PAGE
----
By Camilo Smith
By Craig Malisow
By Jeff Balke
By Angelica Leicht
By Jeff Balke
By Sean Pendergast
By Sean Pendergast
By Jeff Balke
For Dr. Pat McColloster, she is one of the patients who got away.
He treated the 32-year-old woman in 1995 for a routine case of hypertension at Casa de Amigos, a clinic in the Harris County Hospital District system. Between her regular visits, the robust woman, a house cleaner from Mexico, discovered a lump in her breast. A biopsy at Ben Taub showed cancer, and she underwent a radical mastectomy.
The woman commenced a course of chemotherapy that lasted for several months, during which time she continued to see McColloster for her hypertension. Then she disappeared.
For more than a year the physician fretted over a patient who had always been a stickler for punctuality. Then, in 1997, he began volunteering on Saturdays at a charity health clinic for immigrants. On just his second week, the missing house cleaner showed up. Her arm was swollen to three times its normal size and her blood pressure was "out of control," he recalls.
The doctor chastised her for not keeping up with her treatments. He was outraged to learn that the woman, an undocumented worker, had been unable to continue because her gold card, the identification required for nonemergency care in the district, had expired. She had been denied a new one because of her inability to provide documents. McColloster says it is likely that the withholding of services caused her health to deteriorate.
"It was a distinct possibility that the cancer had recurred because she had not finished her full course of chemotherapy," he says grimly. "To have that interrupted because of an inability to get a gold card is, in my opinion, tragic."
Under state law, county hospital districts are required to provide care to "needy" inhabitants within their borders. Harris County, like almost all of its counterparts in the state, historically has offered subsidized nonemergency treatment to any county resident who demonstrates financial need. The district has never had a formal policy on undocumented immigrants but, in its silence, has offered a full range of services to county residents regardless of whether they are in the United States legally.
In recent years, however, undocumented immigrants have encountered obstacles. Clerks at the district's various registration centers had different ideas about what constituted requisite documentation. As a result, immigrant advocates charge, many of the county's neediest residents were left standing in the cold.
"We were concerned because there didn't seem to be any rhyme or reason to the district's policy toward immigrants," says Barbara Best, the health committee chair for the Houston Immigration and Refugee Coalition.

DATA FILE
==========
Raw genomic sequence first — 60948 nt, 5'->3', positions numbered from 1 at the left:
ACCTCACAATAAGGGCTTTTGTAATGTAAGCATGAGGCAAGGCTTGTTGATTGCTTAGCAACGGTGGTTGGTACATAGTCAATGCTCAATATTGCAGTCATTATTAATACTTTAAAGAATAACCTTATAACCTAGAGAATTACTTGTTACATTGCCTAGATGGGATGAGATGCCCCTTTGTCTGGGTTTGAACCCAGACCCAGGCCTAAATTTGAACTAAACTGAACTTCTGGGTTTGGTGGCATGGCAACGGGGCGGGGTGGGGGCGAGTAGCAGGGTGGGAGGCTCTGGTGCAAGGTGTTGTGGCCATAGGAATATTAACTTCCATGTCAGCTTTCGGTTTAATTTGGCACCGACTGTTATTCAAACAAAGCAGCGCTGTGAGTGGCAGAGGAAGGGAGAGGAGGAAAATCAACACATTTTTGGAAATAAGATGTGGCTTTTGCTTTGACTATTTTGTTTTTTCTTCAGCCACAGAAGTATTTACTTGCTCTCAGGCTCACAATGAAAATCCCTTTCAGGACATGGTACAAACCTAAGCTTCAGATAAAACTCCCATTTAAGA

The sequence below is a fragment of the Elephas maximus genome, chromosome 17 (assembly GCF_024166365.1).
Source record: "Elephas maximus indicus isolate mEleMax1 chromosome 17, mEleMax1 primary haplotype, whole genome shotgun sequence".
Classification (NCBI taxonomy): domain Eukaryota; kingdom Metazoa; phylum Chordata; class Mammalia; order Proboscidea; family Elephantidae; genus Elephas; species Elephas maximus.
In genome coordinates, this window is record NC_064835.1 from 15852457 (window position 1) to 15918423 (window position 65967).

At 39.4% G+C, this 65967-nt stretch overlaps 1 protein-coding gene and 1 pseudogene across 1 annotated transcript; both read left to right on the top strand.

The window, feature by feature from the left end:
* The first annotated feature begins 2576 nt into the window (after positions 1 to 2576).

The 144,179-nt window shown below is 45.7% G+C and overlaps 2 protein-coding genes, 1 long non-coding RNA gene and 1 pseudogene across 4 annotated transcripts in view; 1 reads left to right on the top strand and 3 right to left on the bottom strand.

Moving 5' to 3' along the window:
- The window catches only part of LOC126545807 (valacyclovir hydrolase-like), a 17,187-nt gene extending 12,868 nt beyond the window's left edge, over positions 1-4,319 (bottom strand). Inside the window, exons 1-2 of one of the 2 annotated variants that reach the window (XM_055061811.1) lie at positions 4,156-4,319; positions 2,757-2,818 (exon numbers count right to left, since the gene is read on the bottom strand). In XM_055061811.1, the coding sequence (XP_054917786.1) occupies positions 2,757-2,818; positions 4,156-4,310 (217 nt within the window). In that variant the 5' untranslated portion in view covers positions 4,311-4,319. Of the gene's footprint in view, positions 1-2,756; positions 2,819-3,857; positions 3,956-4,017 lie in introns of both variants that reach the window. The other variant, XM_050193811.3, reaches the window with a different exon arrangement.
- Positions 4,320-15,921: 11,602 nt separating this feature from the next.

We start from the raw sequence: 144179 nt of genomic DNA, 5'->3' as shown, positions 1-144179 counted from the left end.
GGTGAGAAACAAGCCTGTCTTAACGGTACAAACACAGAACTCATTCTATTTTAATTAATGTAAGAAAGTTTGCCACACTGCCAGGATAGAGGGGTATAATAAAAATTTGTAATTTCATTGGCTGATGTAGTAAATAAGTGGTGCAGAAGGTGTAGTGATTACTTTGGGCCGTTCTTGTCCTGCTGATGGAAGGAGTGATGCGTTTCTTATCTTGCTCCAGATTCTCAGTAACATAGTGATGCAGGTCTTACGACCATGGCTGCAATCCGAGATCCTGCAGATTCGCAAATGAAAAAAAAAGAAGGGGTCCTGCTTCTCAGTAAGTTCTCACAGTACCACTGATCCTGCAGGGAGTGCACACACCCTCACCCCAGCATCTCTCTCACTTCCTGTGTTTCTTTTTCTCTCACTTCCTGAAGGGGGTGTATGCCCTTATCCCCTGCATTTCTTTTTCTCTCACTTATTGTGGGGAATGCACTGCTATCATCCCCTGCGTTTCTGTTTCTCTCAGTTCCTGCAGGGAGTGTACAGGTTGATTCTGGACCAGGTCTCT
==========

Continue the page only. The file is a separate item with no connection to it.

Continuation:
Under new leadership, the hospital district last year tried to establish a policy to bring uniformity to eligibility requirements. Instead of producing healthier residents, their efforts yielded a criminal investigation by District Attorney Chuck Rosenthal. Now, embattled hospital district officials are fending off possible jail time.
Looming behind these developments is a 1996 federal law meant to pull the plug on public assistance to noncitizens. Most hospital districts took a "don't ask, don't tell" approach to the law and quietly proceeded with business as usual. But Harris County officials pressed the issue and unwittingly opened a can of worms with implications that extend far beyond Houston's sprawl. The case marks an uneasy standoff between federal policy and local control, highlighting the combustible results when public health issues get mixed with the politics of immigration and use of taxpayer funds.
"[T]his is not a problem only of the taxpayers in Harris County. It is one for the region, if not the nation," says County Judge Robert Eckels.
In 1994, Texas, following the lead of other border states, sued the federal government for failing to control illegal immigration. That failure, said then-attorney general Dan Morales, cost the state hundreds of millions annually in public education, social services, criminal justice, incarceration and health care. Harris County and the hospital district joined as plaintiffs in the litigation.
Although the suit ultimately was dismissed, it underscored growing tensions between states and the federal government over who should foot the bill for immigrants. Today local officials are more apt to view undocumented workers in terms of their contributions to the economy, but they still slug it out with Uncle Sam for every dollar spent on health care for such immigrants.
"The issue is not for me whether the care is provided, because it will be provided. It's how it's billed and it's about who pays in the end," Eckels says. "It's the kind of cost that should not be borne totally by the local taxpayers."
The Harris County Hospital District is one of the largest public systems in the country, with two general hospitals, both with trauma centers, a rehabilitation and psychiatric hospital, 11 community clinics and other facilities. The need for its low-cost services is great in an area where more than 30 percent of the general population lacks medical insurance. The uninsured rate is double that for immigrants, according to the Washington, D.C.-based Center for Immigration Studies.
Immigrants represent more than half of Harris County's 1.1 million Hispanics. While the majority of them are here legally, the hospital district incurs significant expenses treating undocumented immigrants from Latin America and, to a far lesser degree, Canada, Vietnam, India and other parts of the world.
Citing attorney-client privilege and privacy exceptions to the Texas Public Information Act, Assistant County Attorney Sarajane Milligan, on behalf of the hospital district, refused to provide data requested by the Houston Press on the number of patients it serves and the costs.